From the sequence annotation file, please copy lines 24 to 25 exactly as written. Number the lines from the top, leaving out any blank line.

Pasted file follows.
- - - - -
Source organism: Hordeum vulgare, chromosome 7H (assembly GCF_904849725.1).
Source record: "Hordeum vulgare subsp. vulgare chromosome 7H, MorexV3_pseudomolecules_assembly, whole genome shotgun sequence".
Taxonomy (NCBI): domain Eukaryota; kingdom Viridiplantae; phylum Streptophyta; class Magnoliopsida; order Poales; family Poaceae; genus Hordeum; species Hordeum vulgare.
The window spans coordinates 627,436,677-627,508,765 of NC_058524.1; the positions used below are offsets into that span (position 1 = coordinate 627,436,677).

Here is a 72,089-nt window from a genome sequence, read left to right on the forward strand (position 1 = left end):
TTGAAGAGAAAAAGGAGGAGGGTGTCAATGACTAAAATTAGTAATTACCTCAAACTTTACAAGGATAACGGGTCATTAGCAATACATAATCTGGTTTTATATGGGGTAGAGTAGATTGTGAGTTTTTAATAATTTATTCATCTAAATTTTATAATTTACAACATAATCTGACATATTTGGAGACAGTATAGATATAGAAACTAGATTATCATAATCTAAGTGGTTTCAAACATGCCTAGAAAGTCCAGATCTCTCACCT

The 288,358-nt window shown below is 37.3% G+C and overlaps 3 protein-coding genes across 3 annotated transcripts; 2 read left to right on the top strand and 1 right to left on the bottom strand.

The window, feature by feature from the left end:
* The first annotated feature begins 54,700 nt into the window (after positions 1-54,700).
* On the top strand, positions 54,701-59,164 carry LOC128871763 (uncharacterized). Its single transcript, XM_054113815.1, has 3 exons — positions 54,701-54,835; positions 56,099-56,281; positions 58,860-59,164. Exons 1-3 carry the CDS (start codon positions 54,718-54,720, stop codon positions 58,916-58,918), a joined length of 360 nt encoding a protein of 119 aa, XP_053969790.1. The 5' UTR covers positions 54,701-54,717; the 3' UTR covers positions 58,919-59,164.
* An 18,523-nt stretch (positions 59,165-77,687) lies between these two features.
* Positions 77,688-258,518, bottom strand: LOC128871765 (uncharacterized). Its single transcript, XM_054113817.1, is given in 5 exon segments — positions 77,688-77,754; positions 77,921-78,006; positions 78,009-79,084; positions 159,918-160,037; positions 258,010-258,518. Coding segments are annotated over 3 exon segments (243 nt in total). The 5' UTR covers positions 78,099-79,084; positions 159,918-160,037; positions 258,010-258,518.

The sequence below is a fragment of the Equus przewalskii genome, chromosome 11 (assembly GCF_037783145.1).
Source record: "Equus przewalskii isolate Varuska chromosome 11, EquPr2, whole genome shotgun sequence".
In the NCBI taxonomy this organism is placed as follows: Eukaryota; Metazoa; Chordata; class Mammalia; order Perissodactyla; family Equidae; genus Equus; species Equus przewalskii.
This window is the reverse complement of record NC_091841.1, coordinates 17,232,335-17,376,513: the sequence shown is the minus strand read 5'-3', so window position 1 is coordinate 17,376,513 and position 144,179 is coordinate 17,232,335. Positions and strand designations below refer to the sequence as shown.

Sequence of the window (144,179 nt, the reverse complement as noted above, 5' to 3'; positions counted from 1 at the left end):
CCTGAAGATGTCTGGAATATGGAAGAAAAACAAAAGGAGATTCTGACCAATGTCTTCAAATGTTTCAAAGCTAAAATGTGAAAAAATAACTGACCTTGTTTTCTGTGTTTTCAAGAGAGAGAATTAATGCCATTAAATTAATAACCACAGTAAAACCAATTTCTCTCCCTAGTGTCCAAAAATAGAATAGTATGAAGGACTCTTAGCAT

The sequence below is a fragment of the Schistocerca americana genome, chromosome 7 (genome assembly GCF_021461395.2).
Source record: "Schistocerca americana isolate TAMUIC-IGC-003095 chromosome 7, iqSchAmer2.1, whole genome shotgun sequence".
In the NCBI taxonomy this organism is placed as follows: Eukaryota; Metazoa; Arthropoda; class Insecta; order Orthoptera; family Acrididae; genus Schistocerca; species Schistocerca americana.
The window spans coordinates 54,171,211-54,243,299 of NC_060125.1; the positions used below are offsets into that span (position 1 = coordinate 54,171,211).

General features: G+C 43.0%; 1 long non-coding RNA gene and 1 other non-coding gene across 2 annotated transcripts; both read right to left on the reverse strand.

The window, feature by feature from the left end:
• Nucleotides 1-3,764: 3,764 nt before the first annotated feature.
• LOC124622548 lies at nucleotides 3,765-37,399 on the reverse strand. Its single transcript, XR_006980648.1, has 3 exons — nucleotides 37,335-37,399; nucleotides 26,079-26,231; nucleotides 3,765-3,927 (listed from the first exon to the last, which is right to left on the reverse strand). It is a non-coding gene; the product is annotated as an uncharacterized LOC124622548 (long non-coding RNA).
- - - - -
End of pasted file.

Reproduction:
The window, feature by feature from the left end:
• Nucleotides 1-3,764: 3,764 nt before the first annotated feature.